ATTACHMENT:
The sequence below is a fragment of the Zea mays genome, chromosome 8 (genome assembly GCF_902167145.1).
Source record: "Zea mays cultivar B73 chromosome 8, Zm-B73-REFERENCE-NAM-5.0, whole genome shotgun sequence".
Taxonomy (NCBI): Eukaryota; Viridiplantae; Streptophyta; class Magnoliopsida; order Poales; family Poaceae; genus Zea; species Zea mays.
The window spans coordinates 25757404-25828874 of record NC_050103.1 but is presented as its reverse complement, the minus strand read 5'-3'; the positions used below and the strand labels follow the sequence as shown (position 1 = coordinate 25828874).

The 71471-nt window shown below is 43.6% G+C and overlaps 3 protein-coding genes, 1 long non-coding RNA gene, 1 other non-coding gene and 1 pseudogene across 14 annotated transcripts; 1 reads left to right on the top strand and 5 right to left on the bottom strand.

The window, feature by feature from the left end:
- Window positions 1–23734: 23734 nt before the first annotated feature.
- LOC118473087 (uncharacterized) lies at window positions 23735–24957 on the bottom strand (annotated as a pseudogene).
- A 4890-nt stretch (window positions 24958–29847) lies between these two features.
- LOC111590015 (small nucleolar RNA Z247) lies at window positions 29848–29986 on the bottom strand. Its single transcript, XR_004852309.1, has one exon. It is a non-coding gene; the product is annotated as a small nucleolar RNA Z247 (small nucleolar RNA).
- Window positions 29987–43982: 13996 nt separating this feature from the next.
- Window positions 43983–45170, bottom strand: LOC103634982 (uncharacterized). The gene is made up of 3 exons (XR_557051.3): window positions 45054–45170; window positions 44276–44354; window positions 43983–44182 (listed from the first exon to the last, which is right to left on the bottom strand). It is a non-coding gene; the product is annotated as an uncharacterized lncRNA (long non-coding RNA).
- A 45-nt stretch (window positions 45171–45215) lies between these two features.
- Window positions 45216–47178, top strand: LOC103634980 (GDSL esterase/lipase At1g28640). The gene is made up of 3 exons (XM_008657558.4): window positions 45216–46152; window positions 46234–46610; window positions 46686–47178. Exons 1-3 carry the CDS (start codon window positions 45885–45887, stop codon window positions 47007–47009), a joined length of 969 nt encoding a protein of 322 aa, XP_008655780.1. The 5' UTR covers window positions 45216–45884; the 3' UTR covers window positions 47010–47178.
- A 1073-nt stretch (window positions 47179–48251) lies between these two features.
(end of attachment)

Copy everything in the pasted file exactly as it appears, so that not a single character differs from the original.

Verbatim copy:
The sequence below is a fragment of the Zea mays genome, chromosome 8 (genome assembly GCF_902167145.1).
Source record: "Zea mays cultivar B73 chromosome 8, Zm-B73-REFERENCE-NAM-5.0, whole genome shotgun sequence".
Taxonomy (NCBI): Eukaryota; Viridiplantae; Streptophyta; class Magnoliopsida; order Poales; family Poaceae; genus Zea; species Zea mays.
The window spans coordinates 25757404-25828874 of record NC_050103.1 but is presented as its reverse complement, the minus strand read 5'-3'; the positions used below and the strand labels follow the sequence as shown (position 1 = coordinate 25828874).

The 71471-nt window shown below is 43.6% G+C and overlaps 3 protein-coding genes, 1 long non-coding RNA gene, 1 other non-coding gene and 1 pseudogene across 14 annotated transcripts; 1 reads left to right on the top strand and 5 right to left on the bottom strand.

The window, feature by feature from the left end:
- Window positions 1–23734: 23734 nt before the first annotated feature.
- LOC118473087 (uncharacterized) lies at window positions 23735–24957 on the bottom strand (annotated as a pseudogene).
- A 4890-nt stretch (window positions 24958–29847) lies between these two features.
- LOC111590015 (small nucleolar RNA Z247) lies at window positions 29848–29986 on the bottom strand. Its single transcript, XR_004852309.1, has one exon. It is a non-coding gene; the product is annotated as a small nucleolar RNA Z247 (small nucleolar RNA).
- Window positions 29987–43982: 13996 nt separating this feature from the next.
- Window positions 43983–45170, bottom strand: LOC103634982 (uncharacterized). The gene is made up of 3 exons (XR_557051.3): window positions 45054–45170; window positions 44276–44354; window positions 43983–44182 (listed from the first exon to the last, which is right to left on the bottom strand). It is a non-coding gene; the product is annotated as an uncharacterized lncRNA (long non-coding RNA).
- A 45-nt stretch (window positions 45171–45215) lies between these two features.
- Window positions 45216–47178, top strand: LOC103634980 (GDSL esterase/lipase At1g28640). The gene is made up of 3 exons (XM_008657558.4): window positions 45216–46152; window positions 46234–46610; window positions 46686–47178. Exons 1-3 carry the CDS (start codon window positions 45885–45887, stop codon window positions 47007–47009), a joined length of 969 nt encoding a protein of 322 aa, XP_008655780.1. The 5' UTR covers window positions 45216–45884; the 3' UTR covers window positions 47010–47178.
- A 1073-nt stretch (window positions 47179–48251) lies between these two features.